FFA students test knowledge in great outdoors
Rarely is a vehicle seen on the bumpy road leading east into the towering pines and even taller rock faces of North Crow Canyon’s tribal wilderness area.
But on May 22, several school buses and vans squeezed into the small turnaround that also marks the beginning of the scenic trail as more than 80 student members from 11 FFA chapters around the state descended on the canyon to test their forestry knowledge in a statewide competition.
North Crow Canyon boasts one of the most diverse populations of trees in the western states, according to Reese McAlpin, agriculture teacher and FFA advisor at Ronan High School.
“Some people might argue and say forestry is not part of agriculture, but the National Forest is part of US Department of Agriculture, and they have the same goal: responsibly manage resources and provide for the world,” McAlpin said. “Our goal is to prepare the student to have an agricultural-based career when they get out of high school.”
Today’s forester not only harvests timber and earns a profit, but also manages the forest to improve health and increase production, McAlpin noted.
In the canyon, volunteers from Salish Kootenai College’s forestry program joined other community volunteers to man seven career development event stations. Students gathered facts about chainsaw use and safety, forestry equipment, plant and tree identification, tree and forest disorders, map interpretation and GPS. Students also learned the process of surveying forest land with the objective of predicting how many board feet of lumber a plot will yield, commonly called “timber cruising,” and forest management and evaluation known as “silviculture.” The word is derived from the Latin word “silvi,” meaning forest, and culture, as in growing.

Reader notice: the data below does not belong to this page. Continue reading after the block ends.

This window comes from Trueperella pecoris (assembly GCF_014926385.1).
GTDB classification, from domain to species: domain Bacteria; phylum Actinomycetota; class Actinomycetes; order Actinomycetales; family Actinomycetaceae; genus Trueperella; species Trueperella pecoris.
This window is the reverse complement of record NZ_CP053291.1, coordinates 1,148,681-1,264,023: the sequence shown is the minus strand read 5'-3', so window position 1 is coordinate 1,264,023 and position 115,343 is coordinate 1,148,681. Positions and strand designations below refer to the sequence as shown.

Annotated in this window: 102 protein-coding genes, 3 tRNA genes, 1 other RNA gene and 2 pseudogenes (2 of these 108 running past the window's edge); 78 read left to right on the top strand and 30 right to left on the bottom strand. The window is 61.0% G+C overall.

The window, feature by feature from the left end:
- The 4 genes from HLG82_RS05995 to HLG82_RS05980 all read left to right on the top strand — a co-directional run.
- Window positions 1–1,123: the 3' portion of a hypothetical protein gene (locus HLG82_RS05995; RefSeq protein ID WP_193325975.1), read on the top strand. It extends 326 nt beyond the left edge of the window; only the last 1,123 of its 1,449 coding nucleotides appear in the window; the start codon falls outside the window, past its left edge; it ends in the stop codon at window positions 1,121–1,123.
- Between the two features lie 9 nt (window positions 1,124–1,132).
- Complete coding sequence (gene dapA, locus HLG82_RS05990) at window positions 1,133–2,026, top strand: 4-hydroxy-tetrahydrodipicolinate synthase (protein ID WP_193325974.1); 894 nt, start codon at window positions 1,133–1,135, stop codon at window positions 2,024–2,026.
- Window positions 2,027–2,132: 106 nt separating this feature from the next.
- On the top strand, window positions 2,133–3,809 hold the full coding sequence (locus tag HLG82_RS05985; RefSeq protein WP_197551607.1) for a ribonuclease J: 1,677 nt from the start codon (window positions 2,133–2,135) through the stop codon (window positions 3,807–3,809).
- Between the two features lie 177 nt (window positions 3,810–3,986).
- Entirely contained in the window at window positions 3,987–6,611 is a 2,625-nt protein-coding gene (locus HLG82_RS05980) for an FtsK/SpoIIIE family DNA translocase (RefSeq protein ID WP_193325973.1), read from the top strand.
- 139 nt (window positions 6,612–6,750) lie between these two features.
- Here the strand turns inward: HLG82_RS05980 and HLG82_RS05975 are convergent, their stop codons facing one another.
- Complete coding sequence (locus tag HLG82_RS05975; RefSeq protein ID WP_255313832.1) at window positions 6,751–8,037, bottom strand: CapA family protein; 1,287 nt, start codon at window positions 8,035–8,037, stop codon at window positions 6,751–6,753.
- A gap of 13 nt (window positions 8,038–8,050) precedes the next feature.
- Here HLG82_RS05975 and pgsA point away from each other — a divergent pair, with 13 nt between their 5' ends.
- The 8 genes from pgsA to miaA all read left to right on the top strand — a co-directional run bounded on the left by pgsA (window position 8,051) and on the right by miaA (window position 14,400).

FFA also teaches a strong work ethic, McAlpin said, and Wednesday’s field trip was no walk in the park for the students. After gathering information by rotating through the various stations, the FFA chapters competed to see which team had retained the most knowledge.
The Missoula FFA chapter emerged on top, and will represent Montana at the National FFA Forestry Competition October 13 in Louisville, Ky.
“The winning team is going to have to learn about hardwoods,” McAlpin said.
The young Mission Valley FFA chapter finished in 11th place.
FFA alumni helped organize the event, offering a warm place to fill up on a chili lunch at the North Crow Clubhouse. The alumni membership comprises former FFA students, parents, and other willing participants who just want to help the students succeed.
FFA is the largest youth leadership organization in the nation, with more than 500,000 members.